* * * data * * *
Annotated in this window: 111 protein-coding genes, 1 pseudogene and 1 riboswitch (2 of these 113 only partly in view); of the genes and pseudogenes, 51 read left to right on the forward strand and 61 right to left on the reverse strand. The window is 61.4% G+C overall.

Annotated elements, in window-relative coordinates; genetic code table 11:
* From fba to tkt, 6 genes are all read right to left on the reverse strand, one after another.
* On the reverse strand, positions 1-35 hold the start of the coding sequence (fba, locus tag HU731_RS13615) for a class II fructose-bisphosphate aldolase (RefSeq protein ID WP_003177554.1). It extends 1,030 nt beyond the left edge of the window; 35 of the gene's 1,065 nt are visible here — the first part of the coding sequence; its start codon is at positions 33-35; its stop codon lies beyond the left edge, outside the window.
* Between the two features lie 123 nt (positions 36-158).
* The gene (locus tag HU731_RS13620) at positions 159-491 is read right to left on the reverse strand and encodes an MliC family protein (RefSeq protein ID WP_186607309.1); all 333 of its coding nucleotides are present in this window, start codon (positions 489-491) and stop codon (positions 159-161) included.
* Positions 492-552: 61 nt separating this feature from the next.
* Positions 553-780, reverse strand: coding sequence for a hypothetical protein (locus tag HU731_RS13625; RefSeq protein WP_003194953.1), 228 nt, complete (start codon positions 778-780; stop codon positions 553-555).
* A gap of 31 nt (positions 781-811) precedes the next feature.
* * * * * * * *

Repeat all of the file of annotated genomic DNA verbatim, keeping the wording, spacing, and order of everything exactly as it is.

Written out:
Annotated in this window: 111 protein-coding genes, 1 pseudogene and 1 riboswitch (2 of these 113 only partly in view); of the genes and pseudogenes, 51 read left to right on the forward strand and 61 right to left on the reverse strand. The window is 61.4% G+C overall.

Annotated elements, in window-relative coordinates; genetic code table 11:
* From fba to tkt, 6 genes are all read right to left on the reverse strand, one after another.
* On the reverse strand, positions 1-35 hold the start of the coding sequence (fba, locus tag HU731_RS13615) for a class II fructose-bisphosphate aldolase (RefSeq protein ID WP_003177554.1). It extends 1,030 nt beyond the left edge of the window; 35 of the gene's 1,065 nt are visible here — the first part of the coding sequence; its start codon is at positions 33-35; its stop codon lies beyond the left edge, outside the window.
* Between the two features lie 123 nt (positions 36-158).
* The gene (locus tag HU731_RS13620) at positions 159-491 is read right to left on the reverse strand and encodes an MliC family protein (RefSeq protein ID WP_186607309.1); all 333 of its coding nucleotides are present in this window, start codon (positions 489-491) and stop codon (positions 159-161) included.
* Positions 492-552: 61 nt separating this feature from the next.
* Positions 553-780, reverse strand: coding sequence for a hypothetical protein (locus tag HU731_RS13625; RefSeq protein WP_003194953.1), 228 nt, complete (start codon positions 778-780; stop codon positions 553-555).
* A gap of 31 nt (positions 781-811) precedes the next feature.